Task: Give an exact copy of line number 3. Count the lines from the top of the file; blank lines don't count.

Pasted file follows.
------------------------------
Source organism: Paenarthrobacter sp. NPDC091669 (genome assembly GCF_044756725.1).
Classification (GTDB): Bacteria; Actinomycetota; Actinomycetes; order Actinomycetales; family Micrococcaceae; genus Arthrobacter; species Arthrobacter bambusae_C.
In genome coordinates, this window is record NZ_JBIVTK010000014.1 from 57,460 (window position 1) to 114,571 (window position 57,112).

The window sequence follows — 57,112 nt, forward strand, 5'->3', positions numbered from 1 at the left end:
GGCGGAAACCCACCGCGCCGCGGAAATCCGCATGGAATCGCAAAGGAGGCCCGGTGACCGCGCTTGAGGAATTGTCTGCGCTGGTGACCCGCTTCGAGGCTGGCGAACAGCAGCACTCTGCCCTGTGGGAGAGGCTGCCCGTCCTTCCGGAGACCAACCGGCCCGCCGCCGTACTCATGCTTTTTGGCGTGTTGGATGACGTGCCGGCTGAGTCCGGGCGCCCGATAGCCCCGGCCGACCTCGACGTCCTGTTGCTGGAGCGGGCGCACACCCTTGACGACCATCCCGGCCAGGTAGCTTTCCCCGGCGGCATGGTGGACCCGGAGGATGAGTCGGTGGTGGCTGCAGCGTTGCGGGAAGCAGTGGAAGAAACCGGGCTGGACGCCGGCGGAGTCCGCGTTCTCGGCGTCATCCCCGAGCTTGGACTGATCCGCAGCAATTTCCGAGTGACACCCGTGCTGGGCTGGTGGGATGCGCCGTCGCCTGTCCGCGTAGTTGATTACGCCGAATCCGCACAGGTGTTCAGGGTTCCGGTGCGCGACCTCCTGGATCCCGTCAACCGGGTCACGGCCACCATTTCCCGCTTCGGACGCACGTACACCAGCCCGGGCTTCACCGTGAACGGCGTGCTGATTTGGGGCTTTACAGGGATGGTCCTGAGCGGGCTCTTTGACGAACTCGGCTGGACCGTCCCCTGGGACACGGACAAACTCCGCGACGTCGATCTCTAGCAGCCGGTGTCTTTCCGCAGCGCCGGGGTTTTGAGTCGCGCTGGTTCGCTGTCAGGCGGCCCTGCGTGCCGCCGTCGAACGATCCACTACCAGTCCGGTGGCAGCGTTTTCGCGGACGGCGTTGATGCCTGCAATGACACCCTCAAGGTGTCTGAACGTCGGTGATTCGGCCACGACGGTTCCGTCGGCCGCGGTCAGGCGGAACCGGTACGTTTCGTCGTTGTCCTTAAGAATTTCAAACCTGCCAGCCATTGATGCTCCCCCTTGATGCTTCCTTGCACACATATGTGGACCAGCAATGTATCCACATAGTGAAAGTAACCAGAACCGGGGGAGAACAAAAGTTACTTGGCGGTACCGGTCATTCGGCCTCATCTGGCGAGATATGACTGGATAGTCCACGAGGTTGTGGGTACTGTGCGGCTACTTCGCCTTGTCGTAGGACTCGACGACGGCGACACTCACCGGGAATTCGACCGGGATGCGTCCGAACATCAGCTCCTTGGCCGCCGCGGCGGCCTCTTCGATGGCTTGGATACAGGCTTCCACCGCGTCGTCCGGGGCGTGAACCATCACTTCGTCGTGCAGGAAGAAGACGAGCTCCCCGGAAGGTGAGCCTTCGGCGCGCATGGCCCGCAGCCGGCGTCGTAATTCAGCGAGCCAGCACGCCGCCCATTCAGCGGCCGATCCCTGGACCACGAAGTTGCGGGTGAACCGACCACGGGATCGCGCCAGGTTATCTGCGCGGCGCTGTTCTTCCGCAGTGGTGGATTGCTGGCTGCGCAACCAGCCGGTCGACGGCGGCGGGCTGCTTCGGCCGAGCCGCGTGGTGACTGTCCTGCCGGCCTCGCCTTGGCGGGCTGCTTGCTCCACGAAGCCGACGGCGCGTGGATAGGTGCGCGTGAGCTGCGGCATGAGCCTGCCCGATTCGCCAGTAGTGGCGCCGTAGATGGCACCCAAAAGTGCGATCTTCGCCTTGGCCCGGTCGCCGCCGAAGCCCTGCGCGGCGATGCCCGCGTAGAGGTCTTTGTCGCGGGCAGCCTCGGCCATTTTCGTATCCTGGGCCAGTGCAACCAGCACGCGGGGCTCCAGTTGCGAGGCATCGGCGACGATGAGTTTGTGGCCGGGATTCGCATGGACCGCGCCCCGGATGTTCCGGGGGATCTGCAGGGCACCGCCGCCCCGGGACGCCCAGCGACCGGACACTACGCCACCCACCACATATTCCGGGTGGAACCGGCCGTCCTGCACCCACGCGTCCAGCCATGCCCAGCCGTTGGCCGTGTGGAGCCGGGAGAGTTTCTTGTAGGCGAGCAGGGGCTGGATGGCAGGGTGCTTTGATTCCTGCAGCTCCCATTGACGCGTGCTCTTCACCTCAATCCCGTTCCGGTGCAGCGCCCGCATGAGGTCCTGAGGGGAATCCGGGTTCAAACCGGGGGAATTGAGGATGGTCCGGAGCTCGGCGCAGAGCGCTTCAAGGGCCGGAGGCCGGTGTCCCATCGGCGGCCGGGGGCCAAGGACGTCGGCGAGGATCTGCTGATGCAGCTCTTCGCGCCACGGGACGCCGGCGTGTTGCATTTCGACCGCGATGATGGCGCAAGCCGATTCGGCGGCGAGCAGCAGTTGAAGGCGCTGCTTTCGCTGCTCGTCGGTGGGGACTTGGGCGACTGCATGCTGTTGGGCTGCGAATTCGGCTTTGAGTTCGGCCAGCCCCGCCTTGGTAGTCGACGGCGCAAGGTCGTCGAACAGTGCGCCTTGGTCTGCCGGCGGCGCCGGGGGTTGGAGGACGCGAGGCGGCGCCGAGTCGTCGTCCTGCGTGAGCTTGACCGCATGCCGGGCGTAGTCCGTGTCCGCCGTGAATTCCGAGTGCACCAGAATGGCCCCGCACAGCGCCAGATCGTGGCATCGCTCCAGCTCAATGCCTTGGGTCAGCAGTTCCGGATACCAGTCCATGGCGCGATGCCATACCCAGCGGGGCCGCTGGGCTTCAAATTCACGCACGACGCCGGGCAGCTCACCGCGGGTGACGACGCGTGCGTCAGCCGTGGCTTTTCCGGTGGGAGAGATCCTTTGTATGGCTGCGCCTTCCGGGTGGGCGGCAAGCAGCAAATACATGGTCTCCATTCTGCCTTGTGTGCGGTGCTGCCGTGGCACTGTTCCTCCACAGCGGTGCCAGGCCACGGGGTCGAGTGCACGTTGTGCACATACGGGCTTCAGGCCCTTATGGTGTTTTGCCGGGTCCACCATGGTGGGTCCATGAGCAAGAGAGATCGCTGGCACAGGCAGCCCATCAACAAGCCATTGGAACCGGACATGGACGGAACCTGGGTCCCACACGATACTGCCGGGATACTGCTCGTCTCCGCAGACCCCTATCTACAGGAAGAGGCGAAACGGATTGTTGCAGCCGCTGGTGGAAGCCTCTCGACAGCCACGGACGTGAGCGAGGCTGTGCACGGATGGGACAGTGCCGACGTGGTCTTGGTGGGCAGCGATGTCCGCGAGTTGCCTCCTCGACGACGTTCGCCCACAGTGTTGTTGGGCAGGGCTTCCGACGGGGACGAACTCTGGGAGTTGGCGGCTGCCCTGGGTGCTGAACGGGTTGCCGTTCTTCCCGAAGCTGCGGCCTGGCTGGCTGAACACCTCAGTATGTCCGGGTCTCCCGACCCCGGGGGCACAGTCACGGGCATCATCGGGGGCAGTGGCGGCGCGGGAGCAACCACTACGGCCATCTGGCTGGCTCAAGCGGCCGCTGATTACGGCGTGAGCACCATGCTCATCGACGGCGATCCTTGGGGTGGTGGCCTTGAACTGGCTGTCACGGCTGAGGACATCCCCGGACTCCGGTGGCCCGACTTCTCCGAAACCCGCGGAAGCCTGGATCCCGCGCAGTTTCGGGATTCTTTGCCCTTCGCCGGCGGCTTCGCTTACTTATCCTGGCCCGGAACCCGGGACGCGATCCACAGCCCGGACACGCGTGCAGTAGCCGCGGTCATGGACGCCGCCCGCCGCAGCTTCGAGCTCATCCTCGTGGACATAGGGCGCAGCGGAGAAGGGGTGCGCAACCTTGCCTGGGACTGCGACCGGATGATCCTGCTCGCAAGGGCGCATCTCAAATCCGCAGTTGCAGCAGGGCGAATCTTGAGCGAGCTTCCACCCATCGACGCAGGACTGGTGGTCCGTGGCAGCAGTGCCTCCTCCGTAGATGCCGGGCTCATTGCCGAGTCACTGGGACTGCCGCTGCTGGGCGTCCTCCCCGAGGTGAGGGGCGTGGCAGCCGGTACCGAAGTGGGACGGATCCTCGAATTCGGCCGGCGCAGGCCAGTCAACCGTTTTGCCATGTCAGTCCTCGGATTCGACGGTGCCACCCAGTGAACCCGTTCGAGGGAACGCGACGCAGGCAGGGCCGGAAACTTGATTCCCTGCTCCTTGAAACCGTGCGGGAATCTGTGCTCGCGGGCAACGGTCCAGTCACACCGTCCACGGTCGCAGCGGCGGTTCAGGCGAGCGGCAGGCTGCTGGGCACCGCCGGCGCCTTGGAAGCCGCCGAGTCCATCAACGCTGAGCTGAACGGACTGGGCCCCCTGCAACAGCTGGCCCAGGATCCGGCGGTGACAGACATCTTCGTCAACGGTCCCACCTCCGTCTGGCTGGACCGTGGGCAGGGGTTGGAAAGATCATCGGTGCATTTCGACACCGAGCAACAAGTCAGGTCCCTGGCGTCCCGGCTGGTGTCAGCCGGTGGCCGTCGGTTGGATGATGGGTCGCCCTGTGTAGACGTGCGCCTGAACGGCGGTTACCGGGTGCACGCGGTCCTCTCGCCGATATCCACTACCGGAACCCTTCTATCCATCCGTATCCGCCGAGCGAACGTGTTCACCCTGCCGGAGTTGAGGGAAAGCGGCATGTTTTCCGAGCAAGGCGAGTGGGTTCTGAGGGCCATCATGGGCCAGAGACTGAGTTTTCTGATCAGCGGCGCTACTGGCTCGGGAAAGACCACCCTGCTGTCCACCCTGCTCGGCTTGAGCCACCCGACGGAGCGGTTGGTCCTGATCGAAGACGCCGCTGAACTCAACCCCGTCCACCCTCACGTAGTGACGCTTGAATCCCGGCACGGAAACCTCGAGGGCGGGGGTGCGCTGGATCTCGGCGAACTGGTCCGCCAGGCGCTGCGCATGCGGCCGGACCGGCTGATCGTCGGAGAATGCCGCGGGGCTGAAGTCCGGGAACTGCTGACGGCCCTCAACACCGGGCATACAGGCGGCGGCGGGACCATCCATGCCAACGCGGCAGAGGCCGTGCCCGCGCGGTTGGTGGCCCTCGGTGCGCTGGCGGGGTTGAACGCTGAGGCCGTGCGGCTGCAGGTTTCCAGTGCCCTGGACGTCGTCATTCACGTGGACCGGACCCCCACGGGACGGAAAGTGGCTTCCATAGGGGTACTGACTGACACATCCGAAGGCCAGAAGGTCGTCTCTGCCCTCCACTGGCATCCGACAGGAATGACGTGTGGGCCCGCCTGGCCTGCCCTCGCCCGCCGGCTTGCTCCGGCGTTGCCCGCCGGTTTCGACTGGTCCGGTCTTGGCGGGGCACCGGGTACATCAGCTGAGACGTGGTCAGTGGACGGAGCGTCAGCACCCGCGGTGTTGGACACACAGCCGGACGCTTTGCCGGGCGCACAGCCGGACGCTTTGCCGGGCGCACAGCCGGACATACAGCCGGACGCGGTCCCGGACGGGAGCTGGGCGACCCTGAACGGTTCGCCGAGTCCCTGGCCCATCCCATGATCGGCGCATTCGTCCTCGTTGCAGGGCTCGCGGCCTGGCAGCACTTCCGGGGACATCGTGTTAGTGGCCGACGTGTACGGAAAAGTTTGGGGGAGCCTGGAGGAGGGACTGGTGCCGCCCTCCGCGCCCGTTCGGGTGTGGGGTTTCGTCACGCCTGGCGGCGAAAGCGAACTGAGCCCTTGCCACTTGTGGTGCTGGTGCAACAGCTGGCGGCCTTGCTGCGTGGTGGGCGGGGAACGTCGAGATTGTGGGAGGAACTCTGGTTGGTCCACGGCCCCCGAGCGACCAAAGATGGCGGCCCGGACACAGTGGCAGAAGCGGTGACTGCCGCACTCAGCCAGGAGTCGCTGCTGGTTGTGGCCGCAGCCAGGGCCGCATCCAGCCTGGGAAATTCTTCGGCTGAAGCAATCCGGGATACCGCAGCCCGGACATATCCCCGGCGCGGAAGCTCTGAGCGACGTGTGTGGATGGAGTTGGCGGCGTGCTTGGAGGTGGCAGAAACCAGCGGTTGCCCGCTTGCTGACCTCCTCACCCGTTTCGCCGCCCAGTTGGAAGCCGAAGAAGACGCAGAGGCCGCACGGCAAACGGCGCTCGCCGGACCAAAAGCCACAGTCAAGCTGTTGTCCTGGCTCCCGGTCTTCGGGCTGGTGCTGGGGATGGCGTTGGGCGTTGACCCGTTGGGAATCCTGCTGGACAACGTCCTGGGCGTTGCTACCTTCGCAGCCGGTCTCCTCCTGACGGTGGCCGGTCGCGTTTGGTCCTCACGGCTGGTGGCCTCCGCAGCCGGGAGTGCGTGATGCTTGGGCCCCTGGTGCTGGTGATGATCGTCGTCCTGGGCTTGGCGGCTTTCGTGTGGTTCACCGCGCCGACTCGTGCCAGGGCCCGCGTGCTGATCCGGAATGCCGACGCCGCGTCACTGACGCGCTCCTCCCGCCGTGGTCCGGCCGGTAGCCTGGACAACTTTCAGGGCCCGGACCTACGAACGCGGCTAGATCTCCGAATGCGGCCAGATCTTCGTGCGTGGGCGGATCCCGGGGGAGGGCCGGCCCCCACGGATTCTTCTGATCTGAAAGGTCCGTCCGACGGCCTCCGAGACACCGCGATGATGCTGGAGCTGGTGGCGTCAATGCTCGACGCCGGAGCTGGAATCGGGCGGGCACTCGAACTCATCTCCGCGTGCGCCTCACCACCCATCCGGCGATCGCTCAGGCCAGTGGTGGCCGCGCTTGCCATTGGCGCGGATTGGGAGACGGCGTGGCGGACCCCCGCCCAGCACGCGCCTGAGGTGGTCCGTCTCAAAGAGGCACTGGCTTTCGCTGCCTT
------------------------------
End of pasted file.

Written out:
In genome coordinates, this window is record NZ_JBIVTK010000014.1 from 57,460 (window position 1) to 114,571 (window position 57,112).